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Notice

Request for Comment on the Status of Vinpocetine

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AGENCY:

Food and Drug Administration, HHS.

ACTION:

Notice.

SUMMARY:

The Food and Drug Administration (FDA or we) is requesting comments related to the regulatory status of vinpocetine. Specifically, we request comments on our tentative conclusion that vinpocetine is not a dietary ingredient and is excluded from the definition of dietary supplement in the Federal Food, Drug, and Cosmetic Act (FD&C Act). This action is being taken as part of an administrative proceeding to determine the regulatory status of vinpocetine. All comments submitted by the comment deadline (see DATES) will be accepted as part of the official record for this proceeding.

DATES:

Submit either electronic or written comments on the notice by November 7, 2016.

ADDRESSES:

You may submit comments as follows:

Electronic Submissions

Submit electronic comments in the following way:

  • Federal eRulemaking Portal: http://www.regulations.gov. Follow the instructions for submitting comments. Comments submitted electronically, including attachments, to http://www.regulations.gov will be posted to the docket unchanged. Because your comment will be made public, you are solely responsible for ensuring that your comment does not include any confidential information that you or a third party may not wish to be posted, such as medical information, your or anyone else's Social Security number, or confidential business information, such as a manufacturing process. Please note that if you include your name, contact information, or other information that Start Printed Page 61701identifies you in the body of your comments, that information will be posted on http://www.regulations.gov.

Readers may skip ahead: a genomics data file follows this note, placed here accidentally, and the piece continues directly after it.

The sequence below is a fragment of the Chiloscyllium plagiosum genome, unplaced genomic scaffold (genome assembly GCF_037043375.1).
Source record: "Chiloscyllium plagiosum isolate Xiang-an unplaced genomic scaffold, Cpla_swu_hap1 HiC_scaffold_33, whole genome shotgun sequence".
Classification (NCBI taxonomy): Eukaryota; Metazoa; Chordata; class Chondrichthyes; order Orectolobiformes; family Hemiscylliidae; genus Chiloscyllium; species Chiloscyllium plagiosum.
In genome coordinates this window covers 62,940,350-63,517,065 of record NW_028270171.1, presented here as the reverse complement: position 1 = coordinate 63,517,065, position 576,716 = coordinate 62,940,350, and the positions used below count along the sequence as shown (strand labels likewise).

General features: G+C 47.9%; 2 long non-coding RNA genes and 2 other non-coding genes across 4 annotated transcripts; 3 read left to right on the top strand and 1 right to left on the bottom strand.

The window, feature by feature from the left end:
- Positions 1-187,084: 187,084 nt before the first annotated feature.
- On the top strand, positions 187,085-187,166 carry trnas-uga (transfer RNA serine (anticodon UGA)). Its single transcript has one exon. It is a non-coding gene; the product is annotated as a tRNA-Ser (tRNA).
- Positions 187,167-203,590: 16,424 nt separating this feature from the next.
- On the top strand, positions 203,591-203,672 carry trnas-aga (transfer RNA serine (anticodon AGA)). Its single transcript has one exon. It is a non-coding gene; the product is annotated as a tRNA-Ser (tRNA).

• If you want to submit a comment with confidential information that you do not wish to be made available to the public, submit the comment as a written/paper submission and in the manner detailed (see “Written/Paper Submissions” and “Instructions”).

Written/Paper Submissions

Submit written/paper submissions as follows:

  • Mail/Hand delivery/Courier (for written/paper submissions): Division of Dockets Management (HFA-305), Food and Drug Administration, 5630 Fishers Lane, rm. 1061, Rockville, MD 20852.
  • For written/paper comments submitted to the Division of Dockets Management, FDA will post your comment, as well as any attachments, except for information submitted, marked and identified, as confidential, if submitted as detailed in “Instructions.”

Instructions: All submissions received must include the Docket No. FDA-2016-N-2523 for “Request for Comment on the Status of Vinpocetine.” Received comments will be placed in the docket and, except for those submitted as “Confidential Submissions,” publicly viewable at http://www.regulations.gov or at the Division of Dockets Management between 9 a.m. and 4 p.m., Monday through Friday.